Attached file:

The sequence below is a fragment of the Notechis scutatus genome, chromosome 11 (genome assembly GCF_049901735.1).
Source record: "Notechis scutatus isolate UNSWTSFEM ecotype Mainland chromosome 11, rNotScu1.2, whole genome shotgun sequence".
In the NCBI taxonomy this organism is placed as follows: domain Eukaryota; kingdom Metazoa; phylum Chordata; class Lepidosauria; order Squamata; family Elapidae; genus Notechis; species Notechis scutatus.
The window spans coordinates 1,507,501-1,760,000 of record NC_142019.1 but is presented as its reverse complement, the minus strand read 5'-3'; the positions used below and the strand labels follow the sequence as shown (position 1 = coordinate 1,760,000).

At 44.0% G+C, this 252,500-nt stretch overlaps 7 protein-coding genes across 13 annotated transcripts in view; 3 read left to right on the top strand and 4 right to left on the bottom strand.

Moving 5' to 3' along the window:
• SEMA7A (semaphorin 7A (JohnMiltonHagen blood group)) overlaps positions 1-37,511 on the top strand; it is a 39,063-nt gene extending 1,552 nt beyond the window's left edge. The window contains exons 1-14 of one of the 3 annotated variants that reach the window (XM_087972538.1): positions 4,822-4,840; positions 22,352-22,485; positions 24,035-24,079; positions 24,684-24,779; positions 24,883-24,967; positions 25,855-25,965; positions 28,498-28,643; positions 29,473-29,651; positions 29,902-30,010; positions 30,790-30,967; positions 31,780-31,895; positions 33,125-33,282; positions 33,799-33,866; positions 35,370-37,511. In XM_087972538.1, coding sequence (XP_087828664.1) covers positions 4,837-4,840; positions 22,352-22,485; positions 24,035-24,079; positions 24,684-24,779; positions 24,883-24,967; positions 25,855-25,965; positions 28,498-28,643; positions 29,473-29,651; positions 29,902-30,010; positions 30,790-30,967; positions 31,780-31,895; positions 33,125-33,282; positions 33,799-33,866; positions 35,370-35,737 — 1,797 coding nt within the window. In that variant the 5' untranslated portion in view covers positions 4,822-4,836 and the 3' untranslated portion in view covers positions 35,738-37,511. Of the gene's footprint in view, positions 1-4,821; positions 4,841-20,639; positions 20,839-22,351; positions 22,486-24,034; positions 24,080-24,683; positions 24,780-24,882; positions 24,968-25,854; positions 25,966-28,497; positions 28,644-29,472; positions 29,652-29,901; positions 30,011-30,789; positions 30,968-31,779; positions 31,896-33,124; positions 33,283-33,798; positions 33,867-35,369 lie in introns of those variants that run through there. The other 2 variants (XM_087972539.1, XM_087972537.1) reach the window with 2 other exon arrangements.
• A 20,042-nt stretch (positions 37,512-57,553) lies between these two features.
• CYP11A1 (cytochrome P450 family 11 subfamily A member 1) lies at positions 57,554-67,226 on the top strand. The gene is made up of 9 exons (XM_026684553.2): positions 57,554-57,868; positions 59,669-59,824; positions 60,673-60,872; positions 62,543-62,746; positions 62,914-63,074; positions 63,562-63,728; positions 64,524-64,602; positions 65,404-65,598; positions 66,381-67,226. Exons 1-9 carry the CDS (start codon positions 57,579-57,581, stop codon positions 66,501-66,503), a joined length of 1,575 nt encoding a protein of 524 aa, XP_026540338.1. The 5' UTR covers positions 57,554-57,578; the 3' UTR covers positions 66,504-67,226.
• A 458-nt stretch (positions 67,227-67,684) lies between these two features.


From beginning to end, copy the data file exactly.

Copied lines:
The sequence below is a fragment of the Notechis scutatus genome, chromosome 11 (genome assembly GCF_049901735.1).
Source record: "Notechis scutatus isolate UNSWTSFEM ecotype Mainland chromosome 11, rNotScu1.2, whole genome shotgun sequence".
In the NCBI taxonomy this organism is placed as follows: domain Eukaryota; kingdom Metazoa; phylum Chordata; class Lepidosauria; order Squamata; family Elapidae; genus Notechis; species Notechis scutatus.
The window spans coordinates 1,507,501-1,760,000 of record NC_142019.1 but is presented as its reverse complement, the minus strand read 5'-3'; the positions used below and the strand labels follow the sequence as shown (position 1 = coordinate 1,760,000).

At 44.0% G+C, this 252,500-nt stretch overlaps 7 protein-coding genes across 13 annotated transcripts in view; 3 read left to right on the top strand and 4 right to left on the bottom strand.

Moving 5' to 3' along the window:
• SEMA7A (semaphorin 7A (JohnMiltonHagen blood group)) overlaps positions 1-37,511 on the top strand; it is a 39,063-nt gene extending 1,552 nt beyond the window's left edge. The window contains exons 1-14 of one of the 3 annotated variants that reach the window (XM_087972538.1): positions 4,822-4,840; positions 22,352-22,485; positions 24,035-24,079; positions 24,684-24,779; positions 24,883-24,967; positions 25,855-25,965; positions 28,498-28,643; positions 29,473-29,651; positions 29,902-30,010; positions 30,790-30,967; positions 31,780-31,895; positions 33,125-33,282; positions 33,799-33,866; positions 35,370-37,511. In XM_087972538.1, coding sequence (XP_087828664.1) covers positions 4,837-4,840; positions 22,352-22,485; positions 24,035-24,079; positions 24,684-24,779; positions 24,883-24,967; positions 25,855-25,965; positions 28,498-28,643; positions 29,473-29,651; positions 29,902-30,010; positions 30,790-30,967; positions 31,780-31,895; positions 33,125-33,282; positions 33,799-33,866; positions 35,370-35,737 — 1,797 coding nt within the window. In that variant the 5' untranslated portion in view covers positions 4,822-4,836 and the 3' untranslated portion in view covers positions 35,738-37,511. Of the gene's footprint in view, positions 1-4,821; positions 4,841-20,639; positions 20,839-22,351; positions 22,486-24,034; positions 24,080-24,683; positions 24,780-24,882; positions 24,968-25,854; positions 25,966-28,497; positions 28,644-29,472; positions 29,652-29,901; positions 30,011-30,789; positions 30,968-31,779; positions 31,896-33,124; positions 33,283-33,798; positions 33,867-35,369 lie in introns of those variants that run through there. The other 2 variants (XM_087972539.1, XM_087972537.1) reach the window with 2 other exon arrangements.
• A 20,042-nt stretch (positions 37,512-57,553) lies between these two features.
• CYP11A1 (cytochrome P450 family 11 subfamily A member 1) lies at positions 57,554-67,226 on the top strand. The gene is made up of 9 exons (XM_026684553.2): positions 57,554-57,868; positions 59,669-59,824; positions 60,673-60,872; positions 62,543-62,746; positions 62,914-63,074; positions 63,562-63,728; positions 64,524-64,602; positions 65,404-65,598; positions 66,381-67,226. Exons 1-9 carry the CDS (start codon positions 57,579-57,581, stop codon positions 66,501-66,503), a joined length of 1,575 nt encoding a protein of 524 aa, XP_026540338.1. The 5' UTR covers positions 57,554-57,578; the 3' UTR covers positions 66,504-67,226.
• A 458-nt stretch (positions 67,227-67,684) lies between these two features.